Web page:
The Law of Large Numbers works in mysterious ways.
You posted this: “According to Aquinas: The effect of divine providence is not only that things should happen somehow, but that they should happen either by necessity or by contingency. Therefore:”
[a] "whatsoever divine providence ordains to happen infallibly
and of necessity, happens infallibly and of necessity; and"
[b] [what] "… happens from contingency, which the divine
providence conceives to happen from contingency."
Fortunately for me, you summarized your thought with: “So according to Catholic doctrine, events that we perceive as random certainly do not necessarily appear so to God.” And I agree with you 100%!
But as a favor to me, and maybe a few other readers, are you able to explain how the Aquinas quote means the same thing? I found myself completely unable to reach any useful conclusion from that quote.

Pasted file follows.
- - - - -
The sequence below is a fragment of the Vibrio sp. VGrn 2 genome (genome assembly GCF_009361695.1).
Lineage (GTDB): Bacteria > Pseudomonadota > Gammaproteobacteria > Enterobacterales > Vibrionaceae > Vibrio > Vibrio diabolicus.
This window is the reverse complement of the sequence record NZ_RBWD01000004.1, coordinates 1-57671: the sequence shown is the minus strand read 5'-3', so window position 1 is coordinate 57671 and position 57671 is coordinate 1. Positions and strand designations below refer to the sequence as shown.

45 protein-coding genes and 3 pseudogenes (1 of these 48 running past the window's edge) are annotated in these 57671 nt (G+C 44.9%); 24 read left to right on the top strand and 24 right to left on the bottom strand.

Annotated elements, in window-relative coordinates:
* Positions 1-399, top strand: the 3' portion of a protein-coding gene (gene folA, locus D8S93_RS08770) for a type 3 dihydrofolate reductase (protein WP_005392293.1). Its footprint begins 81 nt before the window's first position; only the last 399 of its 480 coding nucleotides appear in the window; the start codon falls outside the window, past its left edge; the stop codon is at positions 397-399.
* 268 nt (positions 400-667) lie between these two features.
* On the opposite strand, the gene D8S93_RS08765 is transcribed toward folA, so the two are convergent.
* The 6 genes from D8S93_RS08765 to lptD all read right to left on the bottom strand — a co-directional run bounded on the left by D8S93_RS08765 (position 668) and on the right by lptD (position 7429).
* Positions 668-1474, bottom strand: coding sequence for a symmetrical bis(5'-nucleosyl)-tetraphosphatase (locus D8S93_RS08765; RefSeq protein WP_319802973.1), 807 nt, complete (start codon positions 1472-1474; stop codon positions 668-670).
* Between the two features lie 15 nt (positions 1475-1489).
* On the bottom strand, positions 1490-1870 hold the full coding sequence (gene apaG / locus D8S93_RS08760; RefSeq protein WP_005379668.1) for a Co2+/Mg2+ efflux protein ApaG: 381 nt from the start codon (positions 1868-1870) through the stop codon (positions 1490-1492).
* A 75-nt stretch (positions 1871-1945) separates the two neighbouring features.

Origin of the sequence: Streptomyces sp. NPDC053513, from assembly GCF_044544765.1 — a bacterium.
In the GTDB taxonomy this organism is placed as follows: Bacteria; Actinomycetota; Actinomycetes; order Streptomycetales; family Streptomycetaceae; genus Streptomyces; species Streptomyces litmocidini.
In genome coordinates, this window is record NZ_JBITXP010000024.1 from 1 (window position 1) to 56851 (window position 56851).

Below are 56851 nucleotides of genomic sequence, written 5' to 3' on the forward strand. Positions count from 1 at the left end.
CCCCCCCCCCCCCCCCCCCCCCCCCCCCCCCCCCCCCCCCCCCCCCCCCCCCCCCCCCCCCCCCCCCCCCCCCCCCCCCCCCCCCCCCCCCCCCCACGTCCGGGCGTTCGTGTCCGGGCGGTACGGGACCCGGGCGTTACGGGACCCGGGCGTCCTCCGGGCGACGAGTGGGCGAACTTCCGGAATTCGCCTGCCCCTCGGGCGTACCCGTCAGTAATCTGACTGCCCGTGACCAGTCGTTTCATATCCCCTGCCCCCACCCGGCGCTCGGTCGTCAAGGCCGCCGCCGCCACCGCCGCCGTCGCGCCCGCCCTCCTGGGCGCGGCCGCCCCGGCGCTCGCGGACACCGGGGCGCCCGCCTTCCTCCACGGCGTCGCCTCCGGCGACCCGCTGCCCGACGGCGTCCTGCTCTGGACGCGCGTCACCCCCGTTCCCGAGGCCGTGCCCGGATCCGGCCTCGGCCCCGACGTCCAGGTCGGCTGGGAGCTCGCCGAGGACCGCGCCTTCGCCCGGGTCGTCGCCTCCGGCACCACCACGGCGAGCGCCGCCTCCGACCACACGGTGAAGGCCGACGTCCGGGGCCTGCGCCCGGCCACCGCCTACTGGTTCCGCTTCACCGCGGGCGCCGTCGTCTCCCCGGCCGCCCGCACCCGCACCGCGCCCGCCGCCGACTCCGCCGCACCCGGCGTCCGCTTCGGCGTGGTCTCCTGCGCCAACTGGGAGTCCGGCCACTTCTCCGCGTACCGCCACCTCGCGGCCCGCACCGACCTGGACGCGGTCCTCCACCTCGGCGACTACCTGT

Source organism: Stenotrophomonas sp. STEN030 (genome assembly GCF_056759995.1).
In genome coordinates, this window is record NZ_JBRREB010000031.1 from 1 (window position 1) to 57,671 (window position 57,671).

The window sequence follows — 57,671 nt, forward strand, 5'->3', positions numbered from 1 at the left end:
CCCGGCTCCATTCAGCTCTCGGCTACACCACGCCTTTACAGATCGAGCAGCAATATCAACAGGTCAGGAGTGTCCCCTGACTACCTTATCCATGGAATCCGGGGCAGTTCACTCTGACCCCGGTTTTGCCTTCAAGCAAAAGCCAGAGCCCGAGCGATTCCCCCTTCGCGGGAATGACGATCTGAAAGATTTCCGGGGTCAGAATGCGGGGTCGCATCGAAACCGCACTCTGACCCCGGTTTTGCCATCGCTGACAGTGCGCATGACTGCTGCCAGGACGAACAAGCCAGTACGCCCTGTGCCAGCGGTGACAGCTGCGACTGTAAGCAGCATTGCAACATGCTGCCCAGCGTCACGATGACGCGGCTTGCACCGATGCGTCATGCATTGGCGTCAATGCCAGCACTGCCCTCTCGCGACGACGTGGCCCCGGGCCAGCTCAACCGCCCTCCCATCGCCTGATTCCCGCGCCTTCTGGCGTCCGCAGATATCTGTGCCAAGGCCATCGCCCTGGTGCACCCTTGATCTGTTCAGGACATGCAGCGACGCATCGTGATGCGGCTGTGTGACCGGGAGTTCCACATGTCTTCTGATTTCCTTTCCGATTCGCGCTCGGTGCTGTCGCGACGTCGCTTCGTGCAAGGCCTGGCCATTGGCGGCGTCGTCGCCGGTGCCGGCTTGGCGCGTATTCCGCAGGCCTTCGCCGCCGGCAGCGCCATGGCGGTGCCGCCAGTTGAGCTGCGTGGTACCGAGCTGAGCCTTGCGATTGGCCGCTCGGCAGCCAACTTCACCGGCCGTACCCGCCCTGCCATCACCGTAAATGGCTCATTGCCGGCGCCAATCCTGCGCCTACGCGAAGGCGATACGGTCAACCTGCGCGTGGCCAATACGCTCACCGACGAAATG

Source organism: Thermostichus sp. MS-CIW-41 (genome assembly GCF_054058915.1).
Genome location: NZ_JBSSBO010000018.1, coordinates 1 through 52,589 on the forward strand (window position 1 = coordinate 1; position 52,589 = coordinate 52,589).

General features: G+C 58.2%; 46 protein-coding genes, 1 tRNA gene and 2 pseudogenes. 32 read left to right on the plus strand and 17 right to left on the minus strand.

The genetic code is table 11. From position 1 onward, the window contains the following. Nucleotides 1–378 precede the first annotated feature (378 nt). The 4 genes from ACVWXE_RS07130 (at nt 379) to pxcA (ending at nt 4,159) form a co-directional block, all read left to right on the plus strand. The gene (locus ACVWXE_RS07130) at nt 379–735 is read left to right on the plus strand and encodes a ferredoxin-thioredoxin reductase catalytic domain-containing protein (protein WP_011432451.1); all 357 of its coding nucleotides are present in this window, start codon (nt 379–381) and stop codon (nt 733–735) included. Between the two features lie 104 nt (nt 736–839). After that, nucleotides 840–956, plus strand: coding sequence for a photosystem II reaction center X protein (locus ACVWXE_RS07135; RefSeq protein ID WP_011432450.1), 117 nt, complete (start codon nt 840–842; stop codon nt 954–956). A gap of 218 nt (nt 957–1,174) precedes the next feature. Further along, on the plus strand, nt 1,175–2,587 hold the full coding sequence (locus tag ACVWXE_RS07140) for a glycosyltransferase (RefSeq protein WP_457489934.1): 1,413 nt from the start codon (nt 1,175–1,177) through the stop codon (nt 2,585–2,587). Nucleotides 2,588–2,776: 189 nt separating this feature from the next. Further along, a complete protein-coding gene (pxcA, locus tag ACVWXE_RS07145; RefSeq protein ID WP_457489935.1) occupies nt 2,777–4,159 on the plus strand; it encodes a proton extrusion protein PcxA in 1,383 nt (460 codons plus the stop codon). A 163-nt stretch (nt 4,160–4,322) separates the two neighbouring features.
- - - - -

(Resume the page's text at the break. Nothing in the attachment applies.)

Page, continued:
There’s a slight typo in your rendering of the quote that might make a difference:
Translated into everyday English:
“… if God wants something to happen contingently, it will.”
So, God can make something happen necessarily, even though it appears contingent to us.
Does that help?
For more on this see Communion and Stewardship: Human Persons Created in the Image of God, para. 69:
In the Catholic perspective, neo-Darwinians who adduce random genetic variation and natural selection as evidence that the process of evolution is absolutely unguided are straying beyond what can be demonstrated by science. Divine causality can be active in a process that is both contingent and guided. Any evolutionary mechanism that is contingent can only be contingent because God made it so.
Gosh… this can be half-way impenetrable narrative: “In the Catholic perspective, neo-Darwinians who adduce random genetic variation and natural selection as evidence that the process of evolution is absolutely unguided are straying beyond what can be demonstrated by science.” < This sentence is perfectly clear to me.
“Divine causality can be active in a process that is both contingent and guided. Any evolutionary mechanism that is contingent can only be contingent because God made it so.”
When translating Latin into English… there must be a better way …